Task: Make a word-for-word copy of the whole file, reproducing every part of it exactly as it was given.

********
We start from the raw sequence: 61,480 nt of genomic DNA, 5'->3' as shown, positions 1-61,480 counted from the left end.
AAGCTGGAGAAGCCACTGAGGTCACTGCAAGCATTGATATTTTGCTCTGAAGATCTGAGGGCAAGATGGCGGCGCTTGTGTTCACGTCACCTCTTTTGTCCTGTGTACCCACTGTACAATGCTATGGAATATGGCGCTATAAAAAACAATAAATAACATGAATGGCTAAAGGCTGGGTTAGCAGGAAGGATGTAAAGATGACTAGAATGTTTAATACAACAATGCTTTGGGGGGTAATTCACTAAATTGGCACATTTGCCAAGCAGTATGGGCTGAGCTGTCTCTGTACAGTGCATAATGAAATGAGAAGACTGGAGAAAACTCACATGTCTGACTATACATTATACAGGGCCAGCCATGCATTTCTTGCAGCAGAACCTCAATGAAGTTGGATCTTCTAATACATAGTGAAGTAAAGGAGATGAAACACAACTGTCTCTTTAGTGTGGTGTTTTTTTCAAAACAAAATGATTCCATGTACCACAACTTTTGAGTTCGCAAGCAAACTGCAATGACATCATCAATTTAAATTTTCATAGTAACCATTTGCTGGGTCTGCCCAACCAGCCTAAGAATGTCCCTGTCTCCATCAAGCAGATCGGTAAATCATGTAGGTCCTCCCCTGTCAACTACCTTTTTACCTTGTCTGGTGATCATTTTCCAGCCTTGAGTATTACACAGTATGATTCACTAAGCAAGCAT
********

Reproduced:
We start from the raw sequence: 61,480 nt of genomic DNA, 5'->3' as shown, positions 1-61,480 counted from the left end.
AAGCTGGAGAAGCCACTGAGGTCACTGCAAGCATTGATATTTTGCTCTGAAGATCTGAGGGCAAGATGGCGGCGCTTGTGTTCACGTCACCTCTTTTGTCCTGTGTACCCACTGTACAATGCTATGGAATATGGCGCTATAAAAAACAATAAATAACATGAATGGCTAAAGGCTGGGTTAGCAGGAAGGATGTAAAGATGACTAGAATGTTTAATACAACAATGCTTTGGGGGGTAATTCACTAAATTGGCACATTTGCCAAGCAGTATGGGCTGAGCTGTCTCTGTACAGTGCATAATGAAATGAGAAGACTGGAGAAAACTCACATGTCTGACTATACATTATACAGGGCCAGCCATGCATTTCTTGCAGCAGAACCTCAATGAAGTTGGATCTTCTAATACATAGTGAAGTAAAGGAGATGAAACACAACTGTCTCTTTAGTGTGGTGTTTTTTTCAAAACAAAATGATTCCATGTACCACAACTTTTGAGTTCGCAAGCAAACTGCAATGACATCATCAATTTAAATTTTCATAGTAACCATTTGCTGGGTCTGCCCAACCAGCCTAAGAATGTCCCTGTCTCCATCAAGCAGATCGGTAAATCATGTAGGTCCTCCCCTGTCAACTACCTTTTTACCTTGTCTGGTGATCATTTTCCAGCCTTGAGTATTACACAGTATGATTCACTAAGCAAGCAT